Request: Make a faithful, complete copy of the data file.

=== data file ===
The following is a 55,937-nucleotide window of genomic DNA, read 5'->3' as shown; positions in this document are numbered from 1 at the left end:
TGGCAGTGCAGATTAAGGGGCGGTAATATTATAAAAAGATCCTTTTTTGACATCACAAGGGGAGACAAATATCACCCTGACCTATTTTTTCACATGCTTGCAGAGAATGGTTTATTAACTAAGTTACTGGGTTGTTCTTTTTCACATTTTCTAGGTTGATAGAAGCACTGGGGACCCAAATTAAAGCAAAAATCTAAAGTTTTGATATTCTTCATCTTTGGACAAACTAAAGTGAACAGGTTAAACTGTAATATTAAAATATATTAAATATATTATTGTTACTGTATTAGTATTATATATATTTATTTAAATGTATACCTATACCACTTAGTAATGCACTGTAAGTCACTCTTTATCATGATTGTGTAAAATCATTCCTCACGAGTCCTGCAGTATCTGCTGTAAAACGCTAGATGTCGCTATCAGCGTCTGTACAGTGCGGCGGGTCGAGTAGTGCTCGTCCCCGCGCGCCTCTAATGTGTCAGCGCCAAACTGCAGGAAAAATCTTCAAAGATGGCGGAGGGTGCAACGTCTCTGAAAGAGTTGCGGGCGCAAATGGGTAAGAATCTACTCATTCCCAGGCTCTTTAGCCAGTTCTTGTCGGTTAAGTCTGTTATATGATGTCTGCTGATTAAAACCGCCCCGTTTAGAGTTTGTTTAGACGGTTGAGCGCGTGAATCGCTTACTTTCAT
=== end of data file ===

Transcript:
The following is a 55,937-nucleotide window of genomic DNA, read 5'->3' as shown; positions in this document are numbered from 1 at the left end:
TGGCAGTGCAGATTAAGGGGCGGTAATATTATAAAAAGATCCTTTTTTGACATCACAAGGGGAGACAAATATCACCCTGACCTATTTTTTCACATGCTTGCAGAGAATGGTTTATTAACTAAGTTACTGGGTTGTTCTTTTTCACATTTTCTAGGTTGATAGAAGCACTGGGGACCCAAATTAAAGCAAAAATCTAAAGTTTTGATATTCTTCATCTTTGGACAAACTAAAGTGAACAGGTTAAACTGTAATATTAAAATATATTAAATATATTATTGTTACTGTATTAGTATTATATATATTTATTTAAATGTATACCTATACCACTTAGTAATGCACTGTAAGTCACTCTTTATCATGATTGTGTAAAATCATTCCTCACGAGTCCTGCAGTATCTGCTGTAAAACGCTAGATGTCGCTATCAGCGTCTGTACAGTGCGGCGGGTCGAGTAGTGCTCGTCCCCGCGCGCCTCTAATGTGTCAGCGCCAAACTGCAGGAAAAATCTTCAAAGATGGCGGAGGGTGCAACGTCTCTGAAAGAGTTGCGGGCGCAAATGGGTAAGAATCTACTCATTCCCAGGCTCTTTAGCCAGTTCTTGTCGGTTAAGTCTGTTATATGATGTCTGCTGATTAAAACCGCCCCGTTTAGAGTTTGTTTAGACGGTTGAGCGCGTGAATCGCTTACTTTCAT